And it’s only in those silent moments I feel sad.
I spend my days keeping busy,
I tell them all I am actually doing surprisingly well.
Because I actually feel like I am, it’s not just something I’m saying to say.
You were gone for, like, three days before you appeared to tell me it’s over.
So it felt as if you’d already done it.
Like a missing person’s body finally being found,
Like a crash towards the inevitable, that wave of just knowing.
He is never coming back.
But in the daylight I’m okay.
No one has to know my feelings on the subject,
You don’t even exist to them.
It’s only when I’m in bed and the music stops that I realise the gaping hole in my world.
The faces of men I turned down for you,
The things I would’ve said, the plans I could’ve made,
How close I was to finally feeling safe.
But like every man before you,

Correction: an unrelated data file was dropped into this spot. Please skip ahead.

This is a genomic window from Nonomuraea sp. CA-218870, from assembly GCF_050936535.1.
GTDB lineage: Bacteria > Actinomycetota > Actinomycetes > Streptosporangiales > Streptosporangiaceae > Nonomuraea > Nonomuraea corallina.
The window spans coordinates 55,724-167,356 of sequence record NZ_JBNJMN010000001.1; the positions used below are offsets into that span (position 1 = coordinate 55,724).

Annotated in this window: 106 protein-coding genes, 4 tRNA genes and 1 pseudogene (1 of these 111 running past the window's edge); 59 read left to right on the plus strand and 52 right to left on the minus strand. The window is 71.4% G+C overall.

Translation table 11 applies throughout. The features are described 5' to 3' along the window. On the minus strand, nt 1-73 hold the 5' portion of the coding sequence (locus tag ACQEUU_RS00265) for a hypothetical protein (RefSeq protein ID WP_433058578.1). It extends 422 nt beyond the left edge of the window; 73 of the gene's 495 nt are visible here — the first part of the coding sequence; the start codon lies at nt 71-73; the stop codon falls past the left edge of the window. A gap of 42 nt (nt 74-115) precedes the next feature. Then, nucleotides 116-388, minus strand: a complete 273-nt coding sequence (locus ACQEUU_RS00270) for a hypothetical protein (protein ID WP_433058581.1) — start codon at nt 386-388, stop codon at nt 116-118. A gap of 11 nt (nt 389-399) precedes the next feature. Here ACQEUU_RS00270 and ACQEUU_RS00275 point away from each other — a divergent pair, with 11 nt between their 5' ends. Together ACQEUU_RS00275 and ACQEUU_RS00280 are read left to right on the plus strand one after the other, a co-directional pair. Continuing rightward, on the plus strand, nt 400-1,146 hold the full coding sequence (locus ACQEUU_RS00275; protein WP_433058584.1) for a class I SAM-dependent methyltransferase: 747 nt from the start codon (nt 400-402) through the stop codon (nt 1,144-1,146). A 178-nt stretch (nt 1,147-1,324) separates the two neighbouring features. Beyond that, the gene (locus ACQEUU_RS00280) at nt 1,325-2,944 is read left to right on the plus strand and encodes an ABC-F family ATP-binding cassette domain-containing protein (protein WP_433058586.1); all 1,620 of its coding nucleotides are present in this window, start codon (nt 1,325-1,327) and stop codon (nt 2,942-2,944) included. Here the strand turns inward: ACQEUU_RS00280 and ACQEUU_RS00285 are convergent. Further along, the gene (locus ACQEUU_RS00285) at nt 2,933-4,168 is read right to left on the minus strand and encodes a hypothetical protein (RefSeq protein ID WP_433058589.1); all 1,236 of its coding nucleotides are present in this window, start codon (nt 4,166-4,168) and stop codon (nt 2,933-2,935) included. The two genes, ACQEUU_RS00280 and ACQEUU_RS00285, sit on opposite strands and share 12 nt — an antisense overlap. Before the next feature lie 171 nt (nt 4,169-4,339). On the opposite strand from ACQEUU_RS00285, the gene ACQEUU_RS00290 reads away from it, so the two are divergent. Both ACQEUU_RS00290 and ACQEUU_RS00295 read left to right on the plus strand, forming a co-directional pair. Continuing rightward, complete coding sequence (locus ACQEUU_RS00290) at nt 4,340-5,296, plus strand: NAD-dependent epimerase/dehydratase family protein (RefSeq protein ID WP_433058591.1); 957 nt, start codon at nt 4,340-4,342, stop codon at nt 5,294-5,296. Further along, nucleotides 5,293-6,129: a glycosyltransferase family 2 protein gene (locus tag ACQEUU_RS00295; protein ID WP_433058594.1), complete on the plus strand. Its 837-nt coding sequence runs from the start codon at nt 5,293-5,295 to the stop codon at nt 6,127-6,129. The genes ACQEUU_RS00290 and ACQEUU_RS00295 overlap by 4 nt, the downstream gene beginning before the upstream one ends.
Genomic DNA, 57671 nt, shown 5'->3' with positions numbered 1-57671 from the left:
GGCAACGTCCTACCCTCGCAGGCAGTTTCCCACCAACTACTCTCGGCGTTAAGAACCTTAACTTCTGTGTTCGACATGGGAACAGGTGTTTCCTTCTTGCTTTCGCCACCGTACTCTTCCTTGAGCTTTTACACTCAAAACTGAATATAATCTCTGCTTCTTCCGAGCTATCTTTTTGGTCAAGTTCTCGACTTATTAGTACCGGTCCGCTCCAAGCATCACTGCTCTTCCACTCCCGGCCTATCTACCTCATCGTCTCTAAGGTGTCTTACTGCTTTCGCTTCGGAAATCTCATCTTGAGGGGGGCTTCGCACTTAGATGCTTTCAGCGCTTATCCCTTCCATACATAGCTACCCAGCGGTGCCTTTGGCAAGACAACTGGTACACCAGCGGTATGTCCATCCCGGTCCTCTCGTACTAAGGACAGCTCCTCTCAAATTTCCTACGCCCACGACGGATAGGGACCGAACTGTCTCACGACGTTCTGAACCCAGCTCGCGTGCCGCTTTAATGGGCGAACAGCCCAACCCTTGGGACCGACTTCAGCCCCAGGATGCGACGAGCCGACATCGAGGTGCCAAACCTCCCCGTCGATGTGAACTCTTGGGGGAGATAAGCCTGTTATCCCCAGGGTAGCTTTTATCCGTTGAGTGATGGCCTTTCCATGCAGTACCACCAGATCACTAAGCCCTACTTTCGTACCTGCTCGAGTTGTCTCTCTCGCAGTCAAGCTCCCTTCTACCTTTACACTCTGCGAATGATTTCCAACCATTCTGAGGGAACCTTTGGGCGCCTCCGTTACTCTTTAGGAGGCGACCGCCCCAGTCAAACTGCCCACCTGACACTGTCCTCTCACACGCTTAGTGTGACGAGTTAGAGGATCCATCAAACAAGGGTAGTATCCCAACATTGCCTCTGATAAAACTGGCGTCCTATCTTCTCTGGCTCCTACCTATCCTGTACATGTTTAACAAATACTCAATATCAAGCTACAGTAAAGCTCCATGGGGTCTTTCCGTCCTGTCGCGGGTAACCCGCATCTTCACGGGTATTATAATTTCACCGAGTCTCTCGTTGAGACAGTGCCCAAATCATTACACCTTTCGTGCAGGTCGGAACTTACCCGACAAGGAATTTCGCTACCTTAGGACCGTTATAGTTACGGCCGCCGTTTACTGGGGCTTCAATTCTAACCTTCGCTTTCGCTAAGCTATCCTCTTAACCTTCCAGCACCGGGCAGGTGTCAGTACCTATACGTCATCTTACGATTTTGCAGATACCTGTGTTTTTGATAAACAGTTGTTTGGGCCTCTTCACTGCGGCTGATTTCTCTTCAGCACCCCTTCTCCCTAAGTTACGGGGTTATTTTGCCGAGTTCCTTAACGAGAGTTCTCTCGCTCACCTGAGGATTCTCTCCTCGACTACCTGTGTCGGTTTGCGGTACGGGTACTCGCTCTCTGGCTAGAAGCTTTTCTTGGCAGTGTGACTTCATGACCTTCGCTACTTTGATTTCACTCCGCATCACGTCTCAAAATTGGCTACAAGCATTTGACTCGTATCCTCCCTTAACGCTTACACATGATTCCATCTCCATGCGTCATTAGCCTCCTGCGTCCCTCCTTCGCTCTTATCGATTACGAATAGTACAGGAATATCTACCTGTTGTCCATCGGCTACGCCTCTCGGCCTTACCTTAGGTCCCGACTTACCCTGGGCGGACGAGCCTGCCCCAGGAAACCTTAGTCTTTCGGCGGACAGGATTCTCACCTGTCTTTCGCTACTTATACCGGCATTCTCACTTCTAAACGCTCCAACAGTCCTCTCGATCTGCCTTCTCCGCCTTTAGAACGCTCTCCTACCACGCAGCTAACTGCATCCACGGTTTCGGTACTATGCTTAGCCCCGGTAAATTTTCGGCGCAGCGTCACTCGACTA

And probably many more to come,
Safety is never an option.
Security is someone you call to get people out.
Home is a place where I build the walls, I decide who gets the password to come inside.
But I don’t want an audience anymore.
No one gets to see me.
Why should I let anyone see behind the mask of the Great and Powerful Oz?
What do I get in return?
No home, no heart, no courage for finally speaking up, no.
Just a slap in the face that feels like ice water.
So I sit here in silence, avoiding what has to be done and I cry and I cry until nothing comes out but a squeak.
This weak creature finally speaks:
‘You used to make me melt but now I’m melting.’
Oh, what a world,
What a world.
I have no idea why the Wizard of Oz became something of a prism to speak through, but it happened.